It goes deeper than that. Within 90 minutes of Buffalo, residents have just about everything they need for a reasonable getaway. Three wine regions, the 5th largest city in North America, a wonder of the world, another country, water on all sides, skiing and an abundance of parks. What lies 2, 2.5, 3 hours away is less interesting than what is in a 90 minute radius (Cleveland, Erie, Pittsburgh, Syracuse –why bother? There’s nothing there that justifies the drive).  To get a reasonable reward to drive more than 90 minutes, one has to go to the Adirondacks, Vermont or NYC. Beyond that – it’s a drive to Myrtle Beach or Florida.  Buffalo is an island.

Even more so – being the weather nut that I am, I had to analyze the weather on my many drives from NC. I found that, for a good portion of the year, the negative weather Buffalo endures goes all the way down to the WV/VA border. Out of a 10-hour drive, 7.5 of it tended to be dreary, rainy, or snowy. A vast change happened over 50 miles in Virginia. To get a change of pace during the late fall, winter, and early spring, one had to drive almost 10 hours – definitely a limiting factor. Couple that with the reality that everything between 1.5 hours and 7 is pointless – and we see a bubble closing in.

Islands are both good and bad. People pay exorbitant sums to vacation on islands. The getaway is wonderful. For those that live on an island – sometimes they just need to get out. “Island mentality” sets in – and it can drive people batty with cabin fever. So is Buffalo the kind of island to vacation to or to occasionally escape? That depends on the person.

Toronto makes an interesting case regarding the island theory. One could say that they are boxed in on three sides – Great Lakes and a border west, southwest, south and southeast – with artic emptiness and lack of infrastructure to the north. One could even claim that the presence of Quebec to the east is a wall in and of itself. Nonetheless, Toronto and Buffalo had similar population in 1950 (580k for Buffalo, 675k for Toronto). Same weather. Similar geography. Similar advantages and disadvantages.  Six decades later – and Toronto is the 5th largest city in North America and incomprehensibly an economic powerhouse. They have an airport that gives them the world with so many flights that it makes Buffalo-Niagara International Airport look like a remote control airpark. The same Lake Ontario that creates a wall for WNY is a massive shipping lane for Ontario provincial ports.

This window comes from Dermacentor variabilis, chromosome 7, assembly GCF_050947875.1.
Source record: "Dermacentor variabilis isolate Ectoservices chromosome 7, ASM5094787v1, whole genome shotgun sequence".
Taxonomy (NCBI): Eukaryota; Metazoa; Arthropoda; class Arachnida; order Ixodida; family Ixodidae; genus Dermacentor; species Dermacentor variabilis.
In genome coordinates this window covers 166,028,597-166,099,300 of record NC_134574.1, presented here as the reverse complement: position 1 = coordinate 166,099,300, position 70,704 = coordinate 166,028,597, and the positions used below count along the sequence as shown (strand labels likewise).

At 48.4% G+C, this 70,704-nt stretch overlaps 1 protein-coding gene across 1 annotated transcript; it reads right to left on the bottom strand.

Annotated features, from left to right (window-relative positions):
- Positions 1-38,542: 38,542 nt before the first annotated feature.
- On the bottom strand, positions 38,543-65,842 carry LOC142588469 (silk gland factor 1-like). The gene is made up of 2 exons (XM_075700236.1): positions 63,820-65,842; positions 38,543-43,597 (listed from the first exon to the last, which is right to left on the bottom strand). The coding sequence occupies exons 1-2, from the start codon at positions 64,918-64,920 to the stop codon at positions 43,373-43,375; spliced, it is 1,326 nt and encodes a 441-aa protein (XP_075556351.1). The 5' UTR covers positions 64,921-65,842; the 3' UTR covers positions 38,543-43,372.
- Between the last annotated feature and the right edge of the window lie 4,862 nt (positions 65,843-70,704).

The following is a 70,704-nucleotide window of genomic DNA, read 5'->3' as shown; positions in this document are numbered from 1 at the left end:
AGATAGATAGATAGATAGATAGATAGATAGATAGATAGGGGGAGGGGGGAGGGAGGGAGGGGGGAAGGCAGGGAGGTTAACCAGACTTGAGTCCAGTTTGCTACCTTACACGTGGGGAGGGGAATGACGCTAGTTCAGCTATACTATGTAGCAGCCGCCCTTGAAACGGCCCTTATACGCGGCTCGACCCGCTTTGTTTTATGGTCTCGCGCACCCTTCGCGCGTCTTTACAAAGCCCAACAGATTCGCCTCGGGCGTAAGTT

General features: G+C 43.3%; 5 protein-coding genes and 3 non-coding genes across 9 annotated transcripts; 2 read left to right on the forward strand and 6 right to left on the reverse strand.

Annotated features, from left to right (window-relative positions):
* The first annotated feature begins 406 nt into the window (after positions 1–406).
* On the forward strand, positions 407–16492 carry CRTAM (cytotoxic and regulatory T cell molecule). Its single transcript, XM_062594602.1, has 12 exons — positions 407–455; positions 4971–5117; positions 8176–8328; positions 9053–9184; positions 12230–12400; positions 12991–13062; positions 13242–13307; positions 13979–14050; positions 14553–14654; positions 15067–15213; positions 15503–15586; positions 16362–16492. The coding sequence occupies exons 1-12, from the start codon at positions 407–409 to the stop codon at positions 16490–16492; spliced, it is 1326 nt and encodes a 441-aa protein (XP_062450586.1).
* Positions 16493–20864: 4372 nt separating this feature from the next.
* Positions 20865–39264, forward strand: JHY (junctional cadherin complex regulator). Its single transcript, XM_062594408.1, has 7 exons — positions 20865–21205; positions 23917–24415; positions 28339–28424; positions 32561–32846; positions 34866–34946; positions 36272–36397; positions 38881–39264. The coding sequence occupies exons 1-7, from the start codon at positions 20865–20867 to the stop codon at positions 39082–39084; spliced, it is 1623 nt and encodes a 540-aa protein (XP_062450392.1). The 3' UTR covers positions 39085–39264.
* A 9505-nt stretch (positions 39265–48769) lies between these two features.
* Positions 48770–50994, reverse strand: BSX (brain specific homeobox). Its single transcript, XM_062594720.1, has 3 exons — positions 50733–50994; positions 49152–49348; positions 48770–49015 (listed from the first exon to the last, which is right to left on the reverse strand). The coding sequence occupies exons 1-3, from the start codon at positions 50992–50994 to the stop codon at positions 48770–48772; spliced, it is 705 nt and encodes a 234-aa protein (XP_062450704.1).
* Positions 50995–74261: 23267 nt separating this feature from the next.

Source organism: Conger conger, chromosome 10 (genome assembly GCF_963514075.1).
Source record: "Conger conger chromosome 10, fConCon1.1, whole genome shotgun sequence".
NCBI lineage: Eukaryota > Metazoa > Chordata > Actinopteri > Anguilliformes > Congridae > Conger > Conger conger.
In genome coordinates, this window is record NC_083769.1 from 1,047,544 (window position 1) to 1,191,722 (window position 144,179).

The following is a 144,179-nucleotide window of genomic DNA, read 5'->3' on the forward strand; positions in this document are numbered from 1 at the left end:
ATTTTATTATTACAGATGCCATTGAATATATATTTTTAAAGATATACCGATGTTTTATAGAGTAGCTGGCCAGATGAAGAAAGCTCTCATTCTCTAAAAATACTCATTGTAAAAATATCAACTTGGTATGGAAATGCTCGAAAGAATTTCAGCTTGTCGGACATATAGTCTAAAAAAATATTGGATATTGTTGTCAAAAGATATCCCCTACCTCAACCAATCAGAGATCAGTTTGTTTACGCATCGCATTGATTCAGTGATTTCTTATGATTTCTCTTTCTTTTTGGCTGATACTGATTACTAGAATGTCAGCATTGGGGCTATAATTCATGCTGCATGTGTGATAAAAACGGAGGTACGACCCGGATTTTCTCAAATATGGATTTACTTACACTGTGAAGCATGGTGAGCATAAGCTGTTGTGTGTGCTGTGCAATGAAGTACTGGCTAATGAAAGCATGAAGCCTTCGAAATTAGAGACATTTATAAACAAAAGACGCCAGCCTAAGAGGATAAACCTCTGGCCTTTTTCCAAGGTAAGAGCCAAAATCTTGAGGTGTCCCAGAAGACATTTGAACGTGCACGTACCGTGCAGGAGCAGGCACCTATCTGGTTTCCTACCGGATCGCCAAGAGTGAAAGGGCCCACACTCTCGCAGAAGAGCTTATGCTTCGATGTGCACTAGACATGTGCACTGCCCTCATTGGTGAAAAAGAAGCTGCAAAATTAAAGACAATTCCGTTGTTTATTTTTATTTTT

Some would howl “Does anyone want 5 million people in Erie County?” to which I note that often locals on islands complain that there are too many visitors and they all should just go away.

A question any Buffalonian owes him or herself to ask is “How well is this island concept working?” A wonder of the world, the largest freshwater supplies in the world, membership in a powerful state, amazing educational institutions and Buffalo is the 6th most segregated city in the nation and 19rd highest GDP production per capita in the world (coupled with being the 3rd poorest city in America – that means that Buffalonians don’t know how to negotiate). I spent a good portion of my late youth and early adulthood searching for why the “City of the future” (in 1900) – a shining metropolitan area with a history of accomplishments too long to mention – lay so hopelessly in comparative ruins. It must be NY state, lake effect snow, unions, politicians, evil companies…….. and I came to the slow realization: we are in control of our own destiny. Buffalo is in the condition it is in due to the decisions of the people that live there. Its future likewise is in the hands of its residents – who can choose if they live in an island out of convenience – or be connected with the globe.

Garrett Fisher is a Buffalo native that lives just shy of 10,000ft in a place colder and snowier than any part of Western New York: Breckenridge, CO. He is the author of The Human Theory of Everything and the Executive Director of the Institute for Economic Innovation.

6th most segregated city:

19th highest per capita GDP, 3rd poorest city:

Buffalo Population:

Toronto Population: